It’s December . . . another month of special remembrance . . .
- The Rise and Demise of the Orphan Home in America. In the early nineteenth century the new republic of America and its societal norms were rapidly changing as westward migration intensified following the Revolutionary War. Asylums to address the ills of society sprang up.
- Place Out: The Orphan Train Era (1854-1929). Caring for wayward children wasn’t the original plan Charles Loring Brace had in mind for his life’s work. Born into a prominent Connecticut family on June 19, 1826, Charles was home-schooled by his father John. At the time of Charles’ birth John was principal of Litchfield Academy and later a female seminary in Hartford. Following the completion of his primary education in 1842 Charles entered Yale University, graduating in 1846.
- Essential Tools for the Successful Family Researcher. One of the more difficult aspects of genealogical research is locating missing children in census records, especially if they were orphaned by the death of one or both parents. Some children went to live with other family members, while others were sent away to an orphanage or perhaps struck out on their own for parts unknown. It may very well take some out-of-the-box thinking to find them.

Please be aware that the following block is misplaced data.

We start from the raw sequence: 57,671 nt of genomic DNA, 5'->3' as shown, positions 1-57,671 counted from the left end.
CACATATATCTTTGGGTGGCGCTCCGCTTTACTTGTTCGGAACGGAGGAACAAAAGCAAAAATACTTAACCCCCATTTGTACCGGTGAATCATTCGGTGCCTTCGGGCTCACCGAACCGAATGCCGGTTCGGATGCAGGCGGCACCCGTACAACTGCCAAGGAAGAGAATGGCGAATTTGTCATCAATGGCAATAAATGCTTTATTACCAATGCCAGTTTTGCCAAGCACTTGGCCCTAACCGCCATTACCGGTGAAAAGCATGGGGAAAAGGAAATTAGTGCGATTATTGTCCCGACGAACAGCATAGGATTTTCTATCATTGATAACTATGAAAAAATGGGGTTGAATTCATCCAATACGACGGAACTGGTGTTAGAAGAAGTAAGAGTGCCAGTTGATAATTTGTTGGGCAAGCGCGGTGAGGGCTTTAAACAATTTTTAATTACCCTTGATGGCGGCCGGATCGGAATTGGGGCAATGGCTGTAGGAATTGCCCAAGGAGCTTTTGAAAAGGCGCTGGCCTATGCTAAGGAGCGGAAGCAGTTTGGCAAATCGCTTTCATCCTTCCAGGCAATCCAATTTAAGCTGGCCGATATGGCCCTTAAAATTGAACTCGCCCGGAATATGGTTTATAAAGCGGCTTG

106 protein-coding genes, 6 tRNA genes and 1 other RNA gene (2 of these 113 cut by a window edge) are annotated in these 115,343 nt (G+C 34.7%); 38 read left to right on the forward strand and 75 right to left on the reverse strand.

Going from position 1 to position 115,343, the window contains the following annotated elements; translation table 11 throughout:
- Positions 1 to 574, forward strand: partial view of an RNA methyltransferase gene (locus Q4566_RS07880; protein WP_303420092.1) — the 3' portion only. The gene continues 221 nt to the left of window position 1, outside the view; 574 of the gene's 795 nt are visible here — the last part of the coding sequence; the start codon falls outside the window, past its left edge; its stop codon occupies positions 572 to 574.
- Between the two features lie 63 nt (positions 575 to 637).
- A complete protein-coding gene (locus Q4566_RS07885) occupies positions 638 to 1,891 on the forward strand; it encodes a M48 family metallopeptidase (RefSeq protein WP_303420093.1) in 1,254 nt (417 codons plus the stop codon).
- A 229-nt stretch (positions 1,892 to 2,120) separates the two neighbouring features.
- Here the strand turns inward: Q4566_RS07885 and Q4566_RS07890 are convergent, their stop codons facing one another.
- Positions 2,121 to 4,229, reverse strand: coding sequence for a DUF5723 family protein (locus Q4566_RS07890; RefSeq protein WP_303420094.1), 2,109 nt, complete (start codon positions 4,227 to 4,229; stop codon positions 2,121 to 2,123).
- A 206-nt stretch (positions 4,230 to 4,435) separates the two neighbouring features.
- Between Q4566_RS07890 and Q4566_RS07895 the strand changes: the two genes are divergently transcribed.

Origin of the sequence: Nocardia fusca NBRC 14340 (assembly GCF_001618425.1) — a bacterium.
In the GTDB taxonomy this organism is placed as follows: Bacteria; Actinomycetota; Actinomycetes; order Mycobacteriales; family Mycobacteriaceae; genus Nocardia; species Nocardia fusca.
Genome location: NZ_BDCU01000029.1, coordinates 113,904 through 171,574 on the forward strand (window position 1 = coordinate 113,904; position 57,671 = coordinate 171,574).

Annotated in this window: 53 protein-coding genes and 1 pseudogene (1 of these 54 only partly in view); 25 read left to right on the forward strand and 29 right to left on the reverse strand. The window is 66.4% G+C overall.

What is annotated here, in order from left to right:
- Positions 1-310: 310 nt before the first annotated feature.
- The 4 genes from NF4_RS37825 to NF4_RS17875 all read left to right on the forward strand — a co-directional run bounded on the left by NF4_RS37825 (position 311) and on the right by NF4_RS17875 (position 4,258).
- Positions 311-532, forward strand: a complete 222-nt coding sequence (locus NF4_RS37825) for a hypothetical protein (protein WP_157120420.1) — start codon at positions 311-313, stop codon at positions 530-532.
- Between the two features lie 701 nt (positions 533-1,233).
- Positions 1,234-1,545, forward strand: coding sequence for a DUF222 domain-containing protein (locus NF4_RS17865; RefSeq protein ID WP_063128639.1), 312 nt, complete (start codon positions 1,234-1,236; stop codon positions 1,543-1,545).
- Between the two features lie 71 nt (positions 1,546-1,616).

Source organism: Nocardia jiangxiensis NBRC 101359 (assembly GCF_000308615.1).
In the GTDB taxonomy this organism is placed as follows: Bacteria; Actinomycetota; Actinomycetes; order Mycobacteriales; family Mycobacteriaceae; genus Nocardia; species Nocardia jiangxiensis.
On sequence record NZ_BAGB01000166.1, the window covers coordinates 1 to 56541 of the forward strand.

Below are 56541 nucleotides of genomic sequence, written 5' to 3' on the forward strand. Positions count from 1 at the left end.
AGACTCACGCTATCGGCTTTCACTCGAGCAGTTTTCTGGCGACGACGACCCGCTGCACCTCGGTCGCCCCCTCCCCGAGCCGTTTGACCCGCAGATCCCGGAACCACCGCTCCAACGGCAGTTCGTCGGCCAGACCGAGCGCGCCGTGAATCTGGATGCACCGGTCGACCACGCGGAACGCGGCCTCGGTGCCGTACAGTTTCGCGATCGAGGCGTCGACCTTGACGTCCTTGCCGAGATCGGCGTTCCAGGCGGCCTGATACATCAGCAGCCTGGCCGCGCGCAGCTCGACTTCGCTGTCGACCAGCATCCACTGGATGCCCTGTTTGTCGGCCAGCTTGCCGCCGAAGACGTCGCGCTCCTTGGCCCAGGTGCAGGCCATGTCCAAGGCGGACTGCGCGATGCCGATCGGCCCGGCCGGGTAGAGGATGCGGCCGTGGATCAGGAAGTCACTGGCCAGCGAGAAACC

- Arizona and its “Christmas-y” Ghost Towns. While there are places in Arizona where it gets cold and snowy in the winter, we might not expect the desert state of Arizona, with its hot and dry climate, to be home to formerly-inhabited towns with Christmas-y names. Two were mining towns and the other a real estate scheme which never quite worked out as planned.
- Remembering Pearl Harbor. December 10, 1941. The United States, only one day following President Roosevelt’s declaration of war, had already scored a significant victory in the Philippines where direct hits had destroyed three Japanese ships. Efforts to defend the homeland were already in process as farmers were asked to inspect their equipment and order parts before production of war machinery made them scarce.
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